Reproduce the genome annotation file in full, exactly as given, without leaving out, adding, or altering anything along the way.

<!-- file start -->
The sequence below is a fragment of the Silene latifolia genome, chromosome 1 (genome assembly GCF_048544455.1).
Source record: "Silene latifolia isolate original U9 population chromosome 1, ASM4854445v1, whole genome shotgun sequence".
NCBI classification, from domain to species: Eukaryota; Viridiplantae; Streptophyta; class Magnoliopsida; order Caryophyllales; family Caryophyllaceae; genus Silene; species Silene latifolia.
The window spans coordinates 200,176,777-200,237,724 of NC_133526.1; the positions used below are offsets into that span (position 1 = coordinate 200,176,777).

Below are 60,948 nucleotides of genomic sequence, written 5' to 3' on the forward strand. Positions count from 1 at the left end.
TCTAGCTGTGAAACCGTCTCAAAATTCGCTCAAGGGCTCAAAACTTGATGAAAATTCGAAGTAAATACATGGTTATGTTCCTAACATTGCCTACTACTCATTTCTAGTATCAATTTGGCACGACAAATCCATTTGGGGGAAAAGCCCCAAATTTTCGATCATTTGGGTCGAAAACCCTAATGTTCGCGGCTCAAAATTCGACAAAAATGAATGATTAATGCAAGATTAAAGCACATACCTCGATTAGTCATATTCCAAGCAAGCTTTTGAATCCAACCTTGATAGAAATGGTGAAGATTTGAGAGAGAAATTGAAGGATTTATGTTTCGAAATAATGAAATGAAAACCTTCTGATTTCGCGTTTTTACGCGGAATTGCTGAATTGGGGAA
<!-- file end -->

The sequence below is a fragment of the Silene latifolia genome, chromosome 1 (genome assembly GCF_048544455.1).
Source record: "Silene latifolia isolate original U9 population chromosome 1, ASM4854445v1, whole genome shotgun sequence".
NCBI classification, from domain to species: Eukaryota; Viridiplantae; Streptophyta; class Magnoliopsida; order Caryophyllales; family Caryophyllaceae; genus Silene; species Silene latifolia.
The window spans coordinates 200,176,777-200,237,724 of NC_133526.1; the positions used below are offsets into that span (position 1 = coordinate 200,176,777).

Below are 60,948 nucleotides of genomic sequence, written 5' to 3' on the forward strand. Positions count from 1 at the left end.
TCTAGCTGTGAAACCGTCTCAAAATTCGCTCAAGGGCTCAAAACTTGATGAAAATTCGAAGTAAATACATGGTTATGTTCCTAACATTGCCTACTACTCATTTCTAGTATCAATTTGGCACGACAAATCCATTTGGGGGAAAAGCCCCAAATTTTCGATCATTTGGGTCGAAAACCCTAATGTTCGCGGCTCAAAATTCGACAAAAATGAATGATTAATGCAAGATTAAAGCACATACCTCGATTAGTCATATTCCAAGCAAGCTTTTGAATCCAACCTTGATAGAAATGGTGAAGATTTGAGAGAGAAATTGAAGGATTTATGTTTCGAAATAATGAAATGAAAACCTTCTGATTTCGCGTTTTTACGCGGAATTGCTGAATTGGGGAA